Sprat Issue 38 – Crumbling Dams
By James Donahue
In his list of concerns, Jack Sprat maintains that more than 1,200 dams across America
are in need of repair. Research shows that Mr. Sprat is correct. There are an estimated 80,000 dams in existence with more
than 2,000 of them near population centers in need of repair according to the Association of State Dam Safety.
The problem is intensifying with each passing year. The number of dams determined to
be unsafe rose from 3,500 in 2005 to 4,095 by 2007. The number has obviously gone even higher since 2007.
While some of the most critical dams have been marked for repair, the problem is part
of a nation-wide disintegration of a total infrastructure that is being all but ignored by the Republican-led Washington legislators
who are hell-bent to block efforts by President Barack Obama to direct federal dollars for infrastructure repair.
Larry Roth, deputy executive director of the American Society of Civil Engineers said
the nation's aging and cracking dams is a problem that is growing more serious with each passing year. Not only this, but
Roth warned that because of a lack of money to pay for qualified safety inspections, "the policing of maintenance and filing
of inspection records is relatively haphazard."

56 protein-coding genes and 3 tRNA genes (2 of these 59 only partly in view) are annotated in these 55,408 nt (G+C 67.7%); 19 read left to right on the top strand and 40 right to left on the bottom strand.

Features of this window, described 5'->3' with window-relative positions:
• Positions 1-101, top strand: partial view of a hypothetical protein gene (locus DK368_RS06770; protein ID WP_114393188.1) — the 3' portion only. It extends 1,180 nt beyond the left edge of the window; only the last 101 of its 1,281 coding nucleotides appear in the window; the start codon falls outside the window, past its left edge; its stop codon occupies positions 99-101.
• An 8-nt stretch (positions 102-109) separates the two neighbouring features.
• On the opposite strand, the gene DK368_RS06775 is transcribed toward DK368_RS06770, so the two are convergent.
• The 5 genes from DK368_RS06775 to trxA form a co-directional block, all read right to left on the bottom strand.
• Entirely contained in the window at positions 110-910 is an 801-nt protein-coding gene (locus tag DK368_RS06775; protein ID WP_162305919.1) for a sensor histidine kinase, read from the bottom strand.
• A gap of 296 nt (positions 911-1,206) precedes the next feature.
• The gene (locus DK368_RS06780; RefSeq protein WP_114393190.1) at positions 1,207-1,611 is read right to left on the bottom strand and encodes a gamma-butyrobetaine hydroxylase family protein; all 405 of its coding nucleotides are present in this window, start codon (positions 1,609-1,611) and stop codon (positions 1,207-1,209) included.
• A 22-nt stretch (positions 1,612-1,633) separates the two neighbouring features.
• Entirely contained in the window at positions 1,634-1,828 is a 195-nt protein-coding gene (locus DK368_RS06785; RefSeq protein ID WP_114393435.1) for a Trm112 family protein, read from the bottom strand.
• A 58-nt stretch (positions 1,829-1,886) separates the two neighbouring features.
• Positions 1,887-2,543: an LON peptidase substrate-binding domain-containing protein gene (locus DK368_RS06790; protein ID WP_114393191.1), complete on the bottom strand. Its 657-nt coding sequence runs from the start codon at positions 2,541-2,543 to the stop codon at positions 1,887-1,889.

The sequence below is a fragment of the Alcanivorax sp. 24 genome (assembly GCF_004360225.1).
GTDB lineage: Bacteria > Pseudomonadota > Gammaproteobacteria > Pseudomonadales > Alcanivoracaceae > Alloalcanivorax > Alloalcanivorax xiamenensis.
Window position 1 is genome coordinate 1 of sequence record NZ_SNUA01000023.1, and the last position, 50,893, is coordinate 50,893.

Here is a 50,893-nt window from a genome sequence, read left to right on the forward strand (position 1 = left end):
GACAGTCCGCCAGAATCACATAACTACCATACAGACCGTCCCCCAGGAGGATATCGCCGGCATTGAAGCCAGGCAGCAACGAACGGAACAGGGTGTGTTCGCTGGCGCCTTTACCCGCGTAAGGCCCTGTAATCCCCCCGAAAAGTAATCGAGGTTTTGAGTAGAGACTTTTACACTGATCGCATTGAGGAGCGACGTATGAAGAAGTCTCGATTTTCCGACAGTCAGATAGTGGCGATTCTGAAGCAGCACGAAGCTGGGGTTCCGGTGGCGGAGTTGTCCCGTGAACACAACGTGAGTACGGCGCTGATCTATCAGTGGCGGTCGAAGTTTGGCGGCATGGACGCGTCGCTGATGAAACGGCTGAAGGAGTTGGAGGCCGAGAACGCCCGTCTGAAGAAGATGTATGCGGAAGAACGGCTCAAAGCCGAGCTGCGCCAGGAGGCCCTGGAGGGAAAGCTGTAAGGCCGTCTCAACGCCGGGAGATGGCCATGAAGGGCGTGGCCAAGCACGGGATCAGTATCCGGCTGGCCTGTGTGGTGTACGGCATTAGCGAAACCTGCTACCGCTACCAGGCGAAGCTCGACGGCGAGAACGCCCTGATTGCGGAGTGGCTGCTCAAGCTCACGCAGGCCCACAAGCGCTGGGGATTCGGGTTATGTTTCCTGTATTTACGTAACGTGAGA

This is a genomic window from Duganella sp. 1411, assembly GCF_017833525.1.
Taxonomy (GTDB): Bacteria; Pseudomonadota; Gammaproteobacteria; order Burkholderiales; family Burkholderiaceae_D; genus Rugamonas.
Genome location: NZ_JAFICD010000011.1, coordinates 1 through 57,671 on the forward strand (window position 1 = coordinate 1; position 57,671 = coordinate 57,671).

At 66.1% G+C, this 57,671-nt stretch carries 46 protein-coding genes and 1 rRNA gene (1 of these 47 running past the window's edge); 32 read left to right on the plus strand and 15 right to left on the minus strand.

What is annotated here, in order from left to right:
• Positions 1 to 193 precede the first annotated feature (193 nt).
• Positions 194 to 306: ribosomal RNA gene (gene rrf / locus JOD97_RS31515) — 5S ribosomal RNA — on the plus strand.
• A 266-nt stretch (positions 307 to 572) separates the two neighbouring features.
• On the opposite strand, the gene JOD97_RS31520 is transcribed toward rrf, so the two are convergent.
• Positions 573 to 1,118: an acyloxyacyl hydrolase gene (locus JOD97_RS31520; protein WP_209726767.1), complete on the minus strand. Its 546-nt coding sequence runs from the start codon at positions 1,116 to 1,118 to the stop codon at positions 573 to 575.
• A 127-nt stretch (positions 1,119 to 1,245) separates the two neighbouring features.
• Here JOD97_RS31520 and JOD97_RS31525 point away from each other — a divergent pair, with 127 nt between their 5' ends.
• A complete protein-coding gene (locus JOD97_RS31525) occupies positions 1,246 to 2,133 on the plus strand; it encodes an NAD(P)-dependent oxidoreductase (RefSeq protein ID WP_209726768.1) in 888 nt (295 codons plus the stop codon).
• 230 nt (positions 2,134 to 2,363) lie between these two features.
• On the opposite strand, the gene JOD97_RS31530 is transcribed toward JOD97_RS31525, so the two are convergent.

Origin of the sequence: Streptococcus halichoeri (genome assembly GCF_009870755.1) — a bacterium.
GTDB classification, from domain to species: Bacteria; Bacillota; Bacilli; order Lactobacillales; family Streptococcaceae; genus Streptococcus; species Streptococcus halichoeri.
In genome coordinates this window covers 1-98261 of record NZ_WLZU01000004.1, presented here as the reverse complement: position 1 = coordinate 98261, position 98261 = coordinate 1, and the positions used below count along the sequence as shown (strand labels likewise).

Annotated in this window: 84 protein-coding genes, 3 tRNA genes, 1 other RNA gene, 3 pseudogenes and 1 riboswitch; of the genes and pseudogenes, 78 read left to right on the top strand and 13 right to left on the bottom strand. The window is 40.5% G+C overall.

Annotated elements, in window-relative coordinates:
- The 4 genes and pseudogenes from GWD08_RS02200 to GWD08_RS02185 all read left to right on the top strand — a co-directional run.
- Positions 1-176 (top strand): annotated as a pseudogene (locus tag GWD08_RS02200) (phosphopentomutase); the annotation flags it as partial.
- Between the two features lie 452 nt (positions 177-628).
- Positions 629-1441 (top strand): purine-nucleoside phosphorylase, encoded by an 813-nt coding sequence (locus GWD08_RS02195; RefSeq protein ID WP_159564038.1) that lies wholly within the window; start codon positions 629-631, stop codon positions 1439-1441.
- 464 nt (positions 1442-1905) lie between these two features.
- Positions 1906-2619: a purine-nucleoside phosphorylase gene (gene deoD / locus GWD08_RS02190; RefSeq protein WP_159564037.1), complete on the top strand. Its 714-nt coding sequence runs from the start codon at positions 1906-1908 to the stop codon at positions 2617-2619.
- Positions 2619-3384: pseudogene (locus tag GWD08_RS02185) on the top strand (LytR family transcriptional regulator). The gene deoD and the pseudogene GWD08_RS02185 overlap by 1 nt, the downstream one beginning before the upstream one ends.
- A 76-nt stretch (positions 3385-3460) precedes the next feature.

Some estimate that it will take about $16 billion over 12 years to repair the "high-hazard"
dams. The total estimated cost of rehabilitating all of the endangered deams tops $51 billion.
That kind of money calls for federal financial help, but not all dams in the United
States are the work of the federal government. Some deams are state owned and maintained, and some may have even been constructed
by private property owners and organizations for agricultural or hydro-electric generating purposes. Meeting the cost of maintaining
these dams can be overwhelming during current hard economic times.
To make the problem even more complex, in some cases the business that built some of
the 75 to 90-year-old dams are long gone. And without an owner of record, how can it be determined who should pay for the
State governments, which are losing federal assistance and consequently being forced
to take on the additional financial cost of running schools, paying for road maintenance and schools, are unable to pay for
rebuilding dams on their own. They can't afford to get rid of them either.
As the nation's population has grown, more and more homes and entire towns have been
constructed in the shadow of some of the larger dams. This means that more and more people are living in risky areas. When
dams fail, it often means unexpected disaster for everyone in the path of the rushing cascade of water that results.
The Obama federal stimulous program, which was slashed by the Republican controlled
House and Senate, did not direct money for extensive dam maintenance. The Recovery Act thus is doing almost nothing to ease
this threat of looming disasters waiting to happen.
As climate change bring more flooded rivers and cause overflowing reservoirs, the pressure
on the old dams is growing. There has also been the new threat of earthquakes occurring in new and unexpected places.
Mr. Sprat is correct when he regards America's crumbling dams a national concern.